noble draped figures walking beside them or majestically perching on their rumps. And for miles and miles there will be no more towns--only, at intervals on the naked slopes, circles of rush-roofed huts in a blue stockade of cactus, or a hundred or two nomad tents of black camel's hair resting on walls of wattled thorn and grouped about a terebinth-tree and a well.
[Illustration: map of Morocco]
Between these nomad colonies lies the bled, the immense waste of fallow land and palmetto desert: an earth as void of life as the sky above it of clouds. The scenery is always the same; but if one has the love of great emptinesses, and of the play of light on long stretches of parched earth and rock, the sameness is part of the enchantment. In such a scene every landmark takes on an extreme value. For miles one watches the little white dome of a saint's grave rising and disappearing with the undulations of the trail; at last one is abreast of it, and the solitary tomb, alone with its fig-tree an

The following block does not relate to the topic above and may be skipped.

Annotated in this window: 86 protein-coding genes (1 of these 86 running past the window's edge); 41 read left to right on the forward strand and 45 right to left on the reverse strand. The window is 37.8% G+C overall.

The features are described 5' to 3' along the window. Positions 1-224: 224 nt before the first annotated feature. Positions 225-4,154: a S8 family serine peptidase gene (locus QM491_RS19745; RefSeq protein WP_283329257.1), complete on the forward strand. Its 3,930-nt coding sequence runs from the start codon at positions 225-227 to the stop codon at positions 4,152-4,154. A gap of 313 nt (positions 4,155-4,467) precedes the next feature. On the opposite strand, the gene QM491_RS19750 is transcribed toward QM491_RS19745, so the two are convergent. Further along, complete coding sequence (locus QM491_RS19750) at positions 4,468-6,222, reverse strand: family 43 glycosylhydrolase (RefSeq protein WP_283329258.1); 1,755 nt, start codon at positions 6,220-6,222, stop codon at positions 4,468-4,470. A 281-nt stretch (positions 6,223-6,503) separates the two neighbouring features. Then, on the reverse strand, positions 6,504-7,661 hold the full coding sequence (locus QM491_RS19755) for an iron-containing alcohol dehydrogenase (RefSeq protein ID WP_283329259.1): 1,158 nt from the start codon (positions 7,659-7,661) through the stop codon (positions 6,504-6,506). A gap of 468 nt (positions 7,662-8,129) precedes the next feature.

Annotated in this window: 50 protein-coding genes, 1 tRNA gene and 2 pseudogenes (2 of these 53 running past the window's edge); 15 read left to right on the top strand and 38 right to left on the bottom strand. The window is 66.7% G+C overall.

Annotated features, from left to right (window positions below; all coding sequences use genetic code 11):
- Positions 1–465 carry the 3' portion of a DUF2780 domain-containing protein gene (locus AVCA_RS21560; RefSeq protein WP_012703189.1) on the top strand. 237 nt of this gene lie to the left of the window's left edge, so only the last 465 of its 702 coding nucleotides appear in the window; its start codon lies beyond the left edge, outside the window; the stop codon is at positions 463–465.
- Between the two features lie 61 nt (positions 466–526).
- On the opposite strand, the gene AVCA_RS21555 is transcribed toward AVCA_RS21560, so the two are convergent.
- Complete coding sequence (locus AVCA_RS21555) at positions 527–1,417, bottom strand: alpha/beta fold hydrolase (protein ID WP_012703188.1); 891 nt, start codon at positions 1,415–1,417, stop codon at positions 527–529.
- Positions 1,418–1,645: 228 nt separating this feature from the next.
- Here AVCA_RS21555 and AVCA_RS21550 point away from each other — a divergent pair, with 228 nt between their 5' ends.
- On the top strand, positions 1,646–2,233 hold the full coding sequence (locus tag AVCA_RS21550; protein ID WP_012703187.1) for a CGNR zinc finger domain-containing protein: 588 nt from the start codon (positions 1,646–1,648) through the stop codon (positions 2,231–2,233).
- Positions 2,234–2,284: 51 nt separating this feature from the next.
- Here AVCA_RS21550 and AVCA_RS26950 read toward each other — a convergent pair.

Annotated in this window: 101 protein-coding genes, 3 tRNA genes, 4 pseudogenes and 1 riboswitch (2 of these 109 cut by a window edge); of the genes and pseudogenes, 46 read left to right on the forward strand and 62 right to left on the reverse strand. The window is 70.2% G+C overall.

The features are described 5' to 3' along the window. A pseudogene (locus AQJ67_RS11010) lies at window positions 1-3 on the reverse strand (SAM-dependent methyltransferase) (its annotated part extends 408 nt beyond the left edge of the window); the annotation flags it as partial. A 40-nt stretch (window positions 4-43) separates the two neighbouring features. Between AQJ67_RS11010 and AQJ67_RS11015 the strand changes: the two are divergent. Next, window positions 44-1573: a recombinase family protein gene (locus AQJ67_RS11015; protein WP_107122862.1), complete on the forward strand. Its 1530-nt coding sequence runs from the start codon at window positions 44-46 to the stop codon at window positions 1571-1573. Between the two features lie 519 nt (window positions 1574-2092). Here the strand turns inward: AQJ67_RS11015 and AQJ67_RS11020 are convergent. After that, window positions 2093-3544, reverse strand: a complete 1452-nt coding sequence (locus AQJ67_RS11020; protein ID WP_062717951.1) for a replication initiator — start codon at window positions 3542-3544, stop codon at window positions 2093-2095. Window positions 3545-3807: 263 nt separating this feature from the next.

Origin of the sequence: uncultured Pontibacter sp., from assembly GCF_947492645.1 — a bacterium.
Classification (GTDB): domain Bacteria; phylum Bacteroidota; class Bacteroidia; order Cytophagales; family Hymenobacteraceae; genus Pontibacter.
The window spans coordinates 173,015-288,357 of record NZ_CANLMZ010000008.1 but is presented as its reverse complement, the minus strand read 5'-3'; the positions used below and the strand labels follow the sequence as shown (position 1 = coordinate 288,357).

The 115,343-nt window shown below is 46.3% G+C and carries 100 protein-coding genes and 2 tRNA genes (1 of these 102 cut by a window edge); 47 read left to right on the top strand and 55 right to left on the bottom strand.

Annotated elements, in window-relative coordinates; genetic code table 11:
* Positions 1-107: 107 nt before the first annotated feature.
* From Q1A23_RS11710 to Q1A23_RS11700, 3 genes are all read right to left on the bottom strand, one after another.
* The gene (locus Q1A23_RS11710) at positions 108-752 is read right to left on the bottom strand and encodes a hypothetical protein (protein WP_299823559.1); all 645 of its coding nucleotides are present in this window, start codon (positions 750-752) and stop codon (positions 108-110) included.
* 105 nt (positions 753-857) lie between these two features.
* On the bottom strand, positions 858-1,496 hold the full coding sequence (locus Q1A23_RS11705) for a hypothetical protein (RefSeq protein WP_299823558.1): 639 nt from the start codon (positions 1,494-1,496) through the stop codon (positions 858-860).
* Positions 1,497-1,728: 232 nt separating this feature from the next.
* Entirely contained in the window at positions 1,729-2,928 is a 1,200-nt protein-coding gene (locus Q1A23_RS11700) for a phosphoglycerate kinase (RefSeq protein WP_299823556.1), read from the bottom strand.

This is fascinating, but the writing style itself is less wonderful than you might expect. Wharton is clearly blown away by what she sees, on one of the first tours of Morocco by a Western person since the French occupation began, and there are many beautiful moments. The writing is impressionistic but oddly formal. If you're interested in Morocco or the Merinid/Almohad empires, this will be interesting; it's also key if you are interested in Wharton's own life and travels.
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